Tuesday, August 18, 2009

Going After the Big Dog

I enter each workout with a certain expectation. The expectation that I should be able to do as much, or a little more, than I previously did. A little more weight, a slightly faster time, better form, etc. I compete with myself, trying to outdo myself.

I have never thought of tying to do better than those I workout with. I’ve never thought of my workout as a competition between me and those I workout with. I have always competed against myself. And because I am highly motivated, I have been a good competitor for myself. But could I have been a better competitor?

What if, instead of competing against myself, I competed against the big dog during the workout. The one person who is pushing max reps, or big weight, or has spectacular form. What if that big dog was right next to me, and instead of thinking that I could never do what they are doing -- that all I need to do is better than I did previously… What if I thought that I needed to do better than the big dog? That I needed to do more weight, I needed a faster time, I needed better form, because the big dog next to me was going to kick some CrossFit ass, and I needed to beat them to it. Would that light my competitive fire and push my abilities through the “better-than-my-previous-time” ceiling? My guess is that my competitive fire would become a firestorm, and I could do more than I ever would have expected, and blow my PRs out of the water.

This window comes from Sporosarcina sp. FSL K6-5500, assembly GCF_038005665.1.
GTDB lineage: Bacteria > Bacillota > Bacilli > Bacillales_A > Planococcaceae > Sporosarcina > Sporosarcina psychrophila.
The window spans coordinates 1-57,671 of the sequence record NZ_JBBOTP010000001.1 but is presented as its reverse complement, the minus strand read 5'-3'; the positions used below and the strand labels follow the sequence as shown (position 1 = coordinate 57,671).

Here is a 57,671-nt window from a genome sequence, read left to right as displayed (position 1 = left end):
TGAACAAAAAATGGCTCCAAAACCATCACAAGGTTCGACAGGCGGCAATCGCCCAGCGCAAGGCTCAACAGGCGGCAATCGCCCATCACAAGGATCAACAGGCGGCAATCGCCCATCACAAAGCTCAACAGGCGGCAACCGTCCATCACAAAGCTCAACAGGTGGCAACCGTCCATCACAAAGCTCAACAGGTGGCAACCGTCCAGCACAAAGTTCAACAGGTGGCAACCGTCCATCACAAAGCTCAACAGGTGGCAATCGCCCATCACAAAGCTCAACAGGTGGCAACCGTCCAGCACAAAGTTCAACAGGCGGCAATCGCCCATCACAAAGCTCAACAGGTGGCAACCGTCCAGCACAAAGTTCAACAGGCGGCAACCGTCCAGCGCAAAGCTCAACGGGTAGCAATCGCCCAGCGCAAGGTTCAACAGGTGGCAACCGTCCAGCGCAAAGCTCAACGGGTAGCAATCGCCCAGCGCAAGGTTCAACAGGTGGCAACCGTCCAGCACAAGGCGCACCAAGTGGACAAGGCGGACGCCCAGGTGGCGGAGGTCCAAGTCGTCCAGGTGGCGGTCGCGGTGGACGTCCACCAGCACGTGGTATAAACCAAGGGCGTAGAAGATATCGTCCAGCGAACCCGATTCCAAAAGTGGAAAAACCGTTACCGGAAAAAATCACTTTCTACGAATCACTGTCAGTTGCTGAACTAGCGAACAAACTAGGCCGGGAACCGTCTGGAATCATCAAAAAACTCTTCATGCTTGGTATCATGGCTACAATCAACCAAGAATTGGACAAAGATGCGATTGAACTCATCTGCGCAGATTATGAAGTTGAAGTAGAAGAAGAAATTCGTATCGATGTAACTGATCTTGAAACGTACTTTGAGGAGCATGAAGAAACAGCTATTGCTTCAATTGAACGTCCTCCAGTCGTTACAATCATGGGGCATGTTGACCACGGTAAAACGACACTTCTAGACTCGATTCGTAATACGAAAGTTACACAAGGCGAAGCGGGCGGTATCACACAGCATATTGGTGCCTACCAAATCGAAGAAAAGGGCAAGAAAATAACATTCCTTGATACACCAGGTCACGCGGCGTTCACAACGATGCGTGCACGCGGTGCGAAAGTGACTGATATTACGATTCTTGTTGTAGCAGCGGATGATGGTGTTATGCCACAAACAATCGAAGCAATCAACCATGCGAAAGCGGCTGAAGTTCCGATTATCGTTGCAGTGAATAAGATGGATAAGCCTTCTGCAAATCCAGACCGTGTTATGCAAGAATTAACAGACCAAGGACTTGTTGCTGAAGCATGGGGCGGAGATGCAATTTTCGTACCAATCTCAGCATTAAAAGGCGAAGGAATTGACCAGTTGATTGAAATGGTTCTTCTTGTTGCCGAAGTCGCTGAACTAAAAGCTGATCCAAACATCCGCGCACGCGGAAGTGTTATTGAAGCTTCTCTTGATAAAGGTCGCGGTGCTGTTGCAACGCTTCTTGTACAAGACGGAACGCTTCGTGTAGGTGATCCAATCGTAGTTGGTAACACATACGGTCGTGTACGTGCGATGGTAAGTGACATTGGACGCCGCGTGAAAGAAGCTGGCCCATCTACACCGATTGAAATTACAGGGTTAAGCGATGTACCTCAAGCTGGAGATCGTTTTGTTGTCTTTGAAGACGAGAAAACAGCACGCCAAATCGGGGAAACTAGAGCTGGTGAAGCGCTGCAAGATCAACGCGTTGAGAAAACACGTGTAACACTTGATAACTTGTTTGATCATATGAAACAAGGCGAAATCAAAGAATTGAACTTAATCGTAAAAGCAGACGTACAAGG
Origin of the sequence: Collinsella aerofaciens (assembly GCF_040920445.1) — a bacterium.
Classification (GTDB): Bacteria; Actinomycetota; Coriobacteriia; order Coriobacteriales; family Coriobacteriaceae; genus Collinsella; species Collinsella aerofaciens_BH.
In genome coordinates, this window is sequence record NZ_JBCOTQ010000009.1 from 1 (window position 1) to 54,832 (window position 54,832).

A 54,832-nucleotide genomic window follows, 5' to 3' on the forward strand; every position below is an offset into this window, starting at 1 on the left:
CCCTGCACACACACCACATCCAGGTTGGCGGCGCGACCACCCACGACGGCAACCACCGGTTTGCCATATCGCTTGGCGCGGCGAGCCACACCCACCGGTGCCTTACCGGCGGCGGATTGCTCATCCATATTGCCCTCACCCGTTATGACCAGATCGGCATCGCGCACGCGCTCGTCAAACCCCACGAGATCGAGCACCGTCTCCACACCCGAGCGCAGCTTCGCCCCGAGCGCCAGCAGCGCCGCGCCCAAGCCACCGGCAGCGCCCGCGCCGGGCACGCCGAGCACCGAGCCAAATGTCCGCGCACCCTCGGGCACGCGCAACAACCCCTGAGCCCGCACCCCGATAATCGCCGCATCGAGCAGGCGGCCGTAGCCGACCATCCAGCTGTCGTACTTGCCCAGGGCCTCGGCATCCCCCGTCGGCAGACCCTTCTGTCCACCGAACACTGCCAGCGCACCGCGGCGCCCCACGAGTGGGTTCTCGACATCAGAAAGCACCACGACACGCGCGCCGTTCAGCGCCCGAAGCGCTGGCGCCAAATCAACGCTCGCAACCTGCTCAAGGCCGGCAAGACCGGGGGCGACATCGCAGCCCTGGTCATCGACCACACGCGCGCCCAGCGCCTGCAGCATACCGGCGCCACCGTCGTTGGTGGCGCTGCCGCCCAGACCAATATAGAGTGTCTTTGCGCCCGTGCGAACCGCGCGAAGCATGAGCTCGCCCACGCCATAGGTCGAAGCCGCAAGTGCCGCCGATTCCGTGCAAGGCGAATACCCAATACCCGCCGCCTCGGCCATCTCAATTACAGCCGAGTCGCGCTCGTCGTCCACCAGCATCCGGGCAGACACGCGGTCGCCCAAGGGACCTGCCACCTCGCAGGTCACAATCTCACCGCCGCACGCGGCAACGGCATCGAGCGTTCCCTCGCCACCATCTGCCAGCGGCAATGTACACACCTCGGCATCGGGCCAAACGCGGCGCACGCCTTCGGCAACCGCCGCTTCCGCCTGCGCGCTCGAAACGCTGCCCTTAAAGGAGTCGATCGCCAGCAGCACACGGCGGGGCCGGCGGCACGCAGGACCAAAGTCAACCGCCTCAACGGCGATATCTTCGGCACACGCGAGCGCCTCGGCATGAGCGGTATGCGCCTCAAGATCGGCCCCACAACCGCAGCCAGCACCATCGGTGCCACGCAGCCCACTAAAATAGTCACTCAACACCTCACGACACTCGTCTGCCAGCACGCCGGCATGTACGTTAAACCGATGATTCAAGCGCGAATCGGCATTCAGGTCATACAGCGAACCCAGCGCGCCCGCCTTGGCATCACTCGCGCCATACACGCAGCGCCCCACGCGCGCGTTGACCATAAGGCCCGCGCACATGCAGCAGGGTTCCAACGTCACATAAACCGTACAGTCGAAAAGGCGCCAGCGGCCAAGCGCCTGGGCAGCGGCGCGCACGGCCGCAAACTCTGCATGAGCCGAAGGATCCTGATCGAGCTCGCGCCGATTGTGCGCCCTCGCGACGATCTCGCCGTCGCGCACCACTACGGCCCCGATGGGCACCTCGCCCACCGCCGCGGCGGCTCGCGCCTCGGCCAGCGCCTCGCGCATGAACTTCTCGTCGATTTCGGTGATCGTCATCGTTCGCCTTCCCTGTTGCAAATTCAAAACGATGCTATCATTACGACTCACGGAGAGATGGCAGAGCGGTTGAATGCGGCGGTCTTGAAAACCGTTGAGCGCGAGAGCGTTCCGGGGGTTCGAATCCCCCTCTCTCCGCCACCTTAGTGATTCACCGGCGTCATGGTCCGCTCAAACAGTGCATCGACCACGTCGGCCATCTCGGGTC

So the big dogs better watch out. Because I am not going after my previous weights or times – I’m going after them. And I am going to fight for every pound, every rep and every second.

Patrick Cummings talks about this in After the Gun, a post on Again Faster. Read it and get some fire.

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